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7 Small Changes That Lead to Lasting Healthy Habits

These small changes might lead to better health.

Building lasting health habits, woman and water bottle

We’ve all said it before: “I’ll start on Monday.” Well, do you ever actually start on Monday and stick with it? Why not start today?

Creating healthy habits might seem like a little too much at first, but the thing about habits is that they start to stick and feel normal after a while. So, if you have been having a hard time introducing healthy habits into your life and sticking with them, never fear. Starting with tiny changes may help you set goals and reach them.

1. Walk, walk, walk

Did you know that walking can be one of the most effective exercises to keep you healthy? And all you need is your feet! You should aim to go on a walk for thirty minutes or more a day, especially if you have a desk job. Taking a walk is a great way to use your lunch break, increase your heartrate, and burn a few calories.

Related: New Year's Resolutions for People Who Hate Setting Goals

2. Breakfast is your new best friend

Breakfast jumpstarts your metabolism and boosts your brain power, and people who eat breakfast tend to have a lower Body Mass Index (BMI). Including protein in your breakfast like eggs or peanut butter will give you the energy you need to be more active in the day and reduce your cravings for sweets.

3. Give yourself a bedtime

The benefits of getting at least seven to eight hours of sleep a night can’t be beat. Getting enough sleep protects you from health problems, manages your hunger, boosts your immune system, and keeps your memory in check. Catching serious ZZzs needs to be a priority in your life.

4. Move the way you want

People often stop exercising because they aren’t enjoying the exercise they are doing. The key to maintaining your health and even losing weight for good isn’t always a strict exercise program. Instead, you should try different activities or ways of exercising until you find one that speaks to you. If you find something you love, you’re more likely to stick to it—whether it’s hiking up a waterfall, biking to the park, or even having a dance party while simultaneously vacuuming your house.

Related: 5 Ways to Make Those New Year's Resolutions Stick

5. Dark chocolate can be your saving grace

Eating a square of dark chocolate (that’s at least 70% cocoa) a day can reduce your cravings for junk food and sweets. It also can suppress the levels of the hormone that controls hunger.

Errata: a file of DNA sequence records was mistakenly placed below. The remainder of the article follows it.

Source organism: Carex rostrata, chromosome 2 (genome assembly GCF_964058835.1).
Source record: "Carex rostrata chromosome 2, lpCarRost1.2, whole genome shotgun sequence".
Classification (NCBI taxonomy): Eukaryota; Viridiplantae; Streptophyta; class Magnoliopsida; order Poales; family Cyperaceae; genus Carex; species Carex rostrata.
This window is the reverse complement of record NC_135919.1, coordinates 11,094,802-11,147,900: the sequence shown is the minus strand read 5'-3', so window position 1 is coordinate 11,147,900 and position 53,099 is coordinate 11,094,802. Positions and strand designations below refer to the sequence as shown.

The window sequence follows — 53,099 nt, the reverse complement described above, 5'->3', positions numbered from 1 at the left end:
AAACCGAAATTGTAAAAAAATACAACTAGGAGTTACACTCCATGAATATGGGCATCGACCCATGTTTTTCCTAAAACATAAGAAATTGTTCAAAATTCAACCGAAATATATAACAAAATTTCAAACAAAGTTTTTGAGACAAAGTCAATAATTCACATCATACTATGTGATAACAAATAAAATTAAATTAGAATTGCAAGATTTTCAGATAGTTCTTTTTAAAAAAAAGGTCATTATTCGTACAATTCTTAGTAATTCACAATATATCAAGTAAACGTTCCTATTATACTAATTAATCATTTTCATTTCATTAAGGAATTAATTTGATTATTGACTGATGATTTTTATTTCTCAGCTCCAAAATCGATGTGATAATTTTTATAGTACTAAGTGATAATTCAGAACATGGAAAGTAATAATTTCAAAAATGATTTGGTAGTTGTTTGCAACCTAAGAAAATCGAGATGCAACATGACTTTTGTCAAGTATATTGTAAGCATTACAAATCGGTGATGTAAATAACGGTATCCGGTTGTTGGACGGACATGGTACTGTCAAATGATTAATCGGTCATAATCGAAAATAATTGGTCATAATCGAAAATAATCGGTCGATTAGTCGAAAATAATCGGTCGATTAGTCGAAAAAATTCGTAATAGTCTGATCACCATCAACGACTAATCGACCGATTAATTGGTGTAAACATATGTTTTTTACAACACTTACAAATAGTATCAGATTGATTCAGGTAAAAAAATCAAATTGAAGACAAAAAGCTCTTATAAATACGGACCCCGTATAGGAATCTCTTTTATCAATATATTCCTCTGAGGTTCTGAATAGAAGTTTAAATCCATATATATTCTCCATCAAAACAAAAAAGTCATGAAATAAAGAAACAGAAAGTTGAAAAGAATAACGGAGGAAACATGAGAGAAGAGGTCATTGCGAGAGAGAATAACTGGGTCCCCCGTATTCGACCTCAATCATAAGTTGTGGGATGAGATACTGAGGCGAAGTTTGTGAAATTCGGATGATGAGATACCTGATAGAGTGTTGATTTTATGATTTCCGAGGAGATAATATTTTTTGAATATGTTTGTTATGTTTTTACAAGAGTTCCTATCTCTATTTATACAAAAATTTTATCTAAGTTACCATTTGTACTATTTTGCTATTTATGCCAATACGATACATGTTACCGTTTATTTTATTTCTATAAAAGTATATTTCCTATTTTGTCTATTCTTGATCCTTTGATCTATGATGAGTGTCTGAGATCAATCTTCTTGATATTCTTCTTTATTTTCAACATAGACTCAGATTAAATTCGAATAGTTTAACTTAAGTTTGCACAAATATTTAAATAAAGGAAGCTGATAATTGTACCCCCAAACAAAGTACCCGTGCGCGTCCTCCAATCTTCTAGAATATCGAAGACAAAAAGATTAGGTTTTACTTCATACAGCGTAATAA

6. Prep your food

After a long eight hours at work, it can be hard to pass fast food restaurants and convince yourself that you have food to eat at home. But if you prepare your meals for the week, you’ll be more likely to eat at home and save yourself from those hundreds of extra calories and oversized portions you would get from a restaurant.

Eating out once in a while is definitely okay. But if you’re trying to maintain your weight or to be healthier, consider making one more meal at home a week—it just might make a big difference with your goals.

7. Reach for that water bottle

Water is literally the liquid of life. 70% of your body is water, and it always needs more. It’s recommended that you drink eight full glasses of water a day to get the maximum health benefits (and more if you exercise).

Water gives the many processes taking place in your body a much-needed boost—like detoxing your digestive system, maintaining your blood pressure, and increasing your endurance during exercise. And it just might aid your weight loss efforts when you drink it before meals. Try keeping a refillable water bottle with you at work—it will help you reach for water instead of your favorite diet soda.

What healthy changes have you made recently? Tell us on Facebook—we’d love to hear from you. And while you’re here, check out our other articles on healthy living.

 

SelectHealth may link to other websites for your convenience. SelectHealth does not expressly or implicitly recommend or endorse the views, opinions, specific services, or products referenced at other websites linked to the SelectHealth site, unless explicitly stated.

The content presented here is for your information only. It is not a substitute for professional medical advice, and it should not be used to diagnose or treat a health problem or disease. Please consult your healthcare provider if you have any questions or concerns.

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Post Author

Chakell Wardleigh
Chakell has a B.A. in English and is a magazine editor. She enjoys exercising, laughing with family and friends, and online shopping. She strives to be as versatile as cauliflower, which she often turns into pizza.